Cinnamite comes as a concentrate that is diluted and sprayed on the plants. It contains a miticide derived from cinnamon oil. It is very safe and is rated least hazardous. It is quite effective but it doesn’t kill the eggs. It should be used every three days for two weeks to make sure all the mites are killed soon after they hatch. It is a contact spray so plants should be dipped or sprayed on the leaf undersides. It is also effective against powdery mildew.
Avid is a miticide registered for ornamental plants. Its active ingredient is abamectin, a derivative of a toxin originally found in soil bacteria. Avid is not registered for use on vegetables except in certain restricted situations. Other brands of abamectin such as AgriMek by Syngenta are registered for a wide range of crops. The AgriMek label calls for a minimum of a seven day wait between application and harvest. I personally wouldn’t consume marijuana that was treated with this pesticide during the last few weeks of flowering.
Predators are another option. Predatory mites or other predators are an organic alternative. These carnivorous mites can minimize damage and control the pests if applied and used correctly.
Ultimately, the solution to the mite problem and the pest problem in general is to prevent the garden from becoming infected in the first place. Implement and follow certain rules to prevent contamination.
1. The first rule and biggest chance of infestation is clones or plants from an outside source. Regardless of where I’ve obtained my genetics, I treat the newcomer(s) with neem, isolate the new kid on the block for at least two weeks, monitor the plant closely and then decide whether or not to integrate the plant into my mother population OR just take clones and dispose of the original plant along with her root-ball to lessen the chance of soil-born critters as well. Growers swear their plants are clean even when they’re not. Most growers are either too proud to admit they’re tainted or too “green” to realize they’ve actually got a problem.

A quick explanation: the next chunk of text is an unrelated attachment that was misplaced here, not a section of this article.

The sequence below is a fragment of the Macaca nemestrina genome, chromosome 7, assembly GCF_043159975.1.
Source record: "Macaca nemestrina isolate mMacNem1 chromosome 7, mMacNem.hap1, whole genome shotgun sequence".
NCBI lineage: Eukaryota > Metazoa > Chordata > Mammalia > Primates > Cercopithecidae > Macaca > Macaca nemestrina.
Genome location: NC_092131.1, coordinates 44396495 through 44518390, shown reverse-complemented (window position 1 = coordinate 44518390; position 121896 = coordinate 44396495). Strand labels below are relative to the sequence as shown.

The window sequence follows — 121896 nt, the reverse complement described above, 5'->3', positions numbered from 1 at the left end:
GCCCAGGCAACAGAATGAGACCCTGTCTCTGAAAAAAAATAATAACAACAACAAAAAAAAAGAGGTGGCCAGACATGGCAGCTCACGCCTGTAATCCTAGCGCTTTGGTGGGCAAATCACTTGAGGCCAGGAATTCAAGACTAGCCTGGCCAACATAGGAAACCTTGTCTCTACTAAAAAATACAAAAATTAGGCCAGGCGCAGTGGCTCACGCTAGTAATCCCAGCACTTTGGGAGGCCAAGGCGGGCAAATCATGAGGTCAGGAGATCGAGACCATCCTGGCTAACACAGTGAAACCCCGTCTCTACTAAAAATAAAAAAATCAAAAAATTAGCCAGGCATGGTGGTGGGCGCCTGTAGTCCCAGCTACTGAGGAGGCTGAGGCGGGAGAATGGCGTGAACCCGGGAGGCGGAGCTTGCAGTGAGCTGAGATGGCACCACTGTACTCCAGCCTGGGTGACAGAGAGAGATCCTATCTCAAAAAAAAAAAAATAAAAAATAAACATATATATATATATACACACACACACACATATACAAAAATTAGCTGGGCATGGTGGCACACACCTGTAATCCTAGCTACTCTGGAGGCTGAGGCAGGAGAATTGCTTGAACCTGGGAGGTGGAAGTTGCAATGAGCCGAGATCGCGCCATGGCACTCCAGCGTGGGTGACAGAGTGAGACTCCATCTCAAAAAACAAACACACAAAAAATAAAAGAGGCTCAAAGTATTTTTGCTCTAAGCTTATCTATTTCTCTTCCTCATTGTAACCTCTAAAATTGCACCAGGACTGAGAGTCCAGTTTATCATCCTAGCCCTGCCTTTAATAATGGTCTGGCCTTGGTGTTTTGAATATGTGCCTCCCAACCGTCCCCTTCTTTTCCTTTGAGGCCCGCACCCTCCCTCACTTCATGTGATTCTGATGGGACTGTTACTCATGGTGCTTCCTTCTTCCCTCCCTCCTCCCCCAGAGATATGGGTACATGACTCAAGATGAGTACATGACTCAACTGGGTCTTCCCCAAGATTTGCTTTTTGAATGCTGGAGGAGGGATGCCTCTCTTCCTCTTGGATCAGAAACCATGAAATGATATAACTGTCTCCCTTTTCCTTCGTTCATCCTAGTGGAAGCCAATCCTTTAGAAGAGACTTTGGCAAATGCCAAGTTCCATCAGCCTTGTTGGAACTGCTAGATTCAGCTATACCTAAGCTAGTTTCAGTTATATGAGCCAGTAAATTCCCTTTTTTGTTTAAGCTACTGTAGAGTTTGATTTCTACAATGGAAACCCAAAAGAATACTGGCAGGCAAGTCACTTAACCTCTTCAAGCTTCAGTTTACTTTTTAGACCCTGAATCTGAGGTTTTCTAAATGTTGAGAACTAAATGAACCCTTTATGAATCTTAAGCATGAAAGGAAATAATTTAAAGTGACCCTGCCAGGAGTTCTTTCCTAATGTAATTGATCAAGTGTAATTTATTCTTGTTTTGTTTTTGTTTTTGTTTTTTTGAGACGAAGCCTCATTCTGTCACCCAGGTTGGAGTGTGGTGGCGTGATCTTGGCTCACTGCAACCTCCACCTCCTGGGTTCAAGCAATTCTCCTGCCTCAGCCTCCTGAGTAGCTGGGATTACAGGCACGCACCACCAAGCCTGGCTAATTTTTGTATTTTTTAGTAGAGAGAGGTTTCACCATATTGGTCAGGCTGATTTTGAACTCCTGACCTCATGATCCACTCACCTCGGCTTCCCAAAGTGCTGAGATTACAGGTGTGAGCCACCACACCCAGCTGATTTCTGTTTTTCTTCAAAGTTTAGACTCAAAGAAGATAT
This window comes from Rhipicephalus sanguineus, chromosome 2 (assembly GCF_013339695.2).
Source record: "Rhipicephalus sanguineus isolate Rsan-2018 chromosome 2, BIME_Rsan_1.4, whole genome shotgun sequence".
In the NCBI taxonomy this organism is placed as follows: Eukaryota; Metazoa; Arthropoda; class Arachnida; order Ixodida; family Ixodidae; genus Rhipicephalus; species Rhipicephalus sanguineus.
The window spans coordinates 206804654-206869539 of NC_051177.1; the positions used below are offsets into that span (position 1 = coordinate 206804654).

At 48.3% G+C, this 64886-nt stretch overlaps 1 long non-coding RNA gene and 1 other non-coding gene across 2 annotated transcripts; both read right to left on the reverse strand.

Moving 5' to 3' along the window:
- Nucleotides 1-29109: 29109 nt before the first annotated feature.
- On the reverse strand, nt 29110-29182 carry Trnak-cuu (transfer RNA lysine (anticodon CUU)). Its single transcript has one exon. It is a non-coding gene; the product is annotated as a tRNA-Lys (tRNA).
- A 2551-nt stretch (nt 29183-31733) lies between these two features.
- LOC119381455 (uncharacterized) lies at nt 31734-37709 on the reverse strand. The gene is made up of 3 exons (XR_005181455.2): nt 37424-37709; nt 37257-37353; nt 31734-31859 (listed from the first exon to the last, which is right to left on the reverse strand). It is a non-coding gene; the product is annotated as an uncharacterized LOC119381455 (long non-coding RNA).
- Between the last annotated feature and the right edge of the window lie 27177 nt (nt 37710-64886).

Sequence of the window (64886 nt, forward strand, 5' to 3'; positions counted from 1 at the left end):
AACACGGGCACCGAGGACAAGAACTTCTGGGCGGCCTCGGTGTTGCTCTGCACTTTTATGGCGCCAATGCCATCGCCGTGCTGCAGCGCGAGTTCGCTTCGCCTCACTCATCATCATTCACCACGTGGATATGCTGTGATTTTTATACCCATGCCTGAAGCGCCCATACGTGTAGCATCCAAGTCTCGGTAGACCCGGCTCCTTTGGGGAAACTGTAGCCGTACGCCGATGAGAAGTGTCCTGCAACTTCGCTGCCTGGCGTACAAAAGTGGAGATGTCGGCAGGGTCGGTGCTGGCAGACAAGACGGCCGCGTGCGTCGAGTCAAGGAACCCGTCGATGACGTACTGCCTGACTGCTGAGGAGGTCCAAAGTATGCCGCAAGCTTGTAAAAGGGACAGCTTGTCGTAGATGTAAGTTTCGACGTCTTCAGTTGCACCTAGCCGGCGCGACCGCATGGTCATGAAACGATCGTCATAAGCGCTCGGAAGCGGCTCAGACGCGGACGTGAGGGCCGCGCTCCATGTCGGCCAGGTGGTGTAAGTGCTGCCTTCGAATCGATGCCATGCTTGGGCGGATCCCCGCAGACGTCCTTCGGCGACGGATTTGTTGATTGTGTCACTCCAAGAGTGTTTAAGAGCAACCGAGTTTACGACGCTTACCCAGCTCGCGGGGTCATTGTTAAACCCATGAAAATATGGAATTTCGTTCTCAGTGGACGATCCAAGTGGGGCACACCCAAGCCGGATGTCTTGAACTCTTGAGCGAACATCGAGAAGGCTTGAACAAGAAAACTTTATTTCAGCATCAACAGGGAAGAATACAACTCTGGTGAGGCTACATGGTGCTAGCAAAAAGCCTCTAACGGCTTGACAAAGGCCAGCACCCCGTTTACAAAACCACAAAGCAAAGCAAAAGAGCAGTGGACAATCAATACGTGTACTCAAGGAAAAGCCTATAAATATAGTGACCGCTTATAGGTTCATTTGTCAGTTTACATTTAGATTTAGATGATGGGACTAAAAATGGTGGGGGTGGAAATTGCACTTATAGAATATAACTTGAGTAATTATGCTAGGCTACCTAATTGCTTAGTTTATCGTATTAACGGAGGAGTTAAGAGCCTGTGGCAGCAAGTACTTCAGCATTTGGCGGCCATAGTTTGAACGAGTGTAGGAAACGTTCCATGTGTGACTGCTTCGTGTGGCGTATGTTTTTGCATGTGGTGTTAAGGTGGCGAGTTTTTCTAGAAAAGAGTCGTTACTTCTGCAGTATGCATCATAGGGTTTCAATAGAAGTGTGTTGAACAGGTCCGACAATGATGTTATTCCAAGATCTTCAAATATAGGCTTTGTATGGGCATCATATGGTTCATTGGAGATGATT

2. Wear freshly washed clothes / shoes or change into a garden outfit when going into the garden, ESPECIALLY when coming from a garden which may have been infested.
3. Never work outdoors, especially in a garden or other vegetative / turf areas prior to working in your garden.
4. Don’t use outdoor soil, tools or containers in the indoor garden
5. Close off or HEPA-filter any unfiltered air intakes, airways or holes through which plant pests might enter your garden.
Quite honestly, when dealt with properly, spider mites are a
relatively easy pest to deal with. There
are far worse growroom pests & problems than the 2-spotted spider
mite. Formulate a plan of attack, be
diligent and never “wait until tomorrow!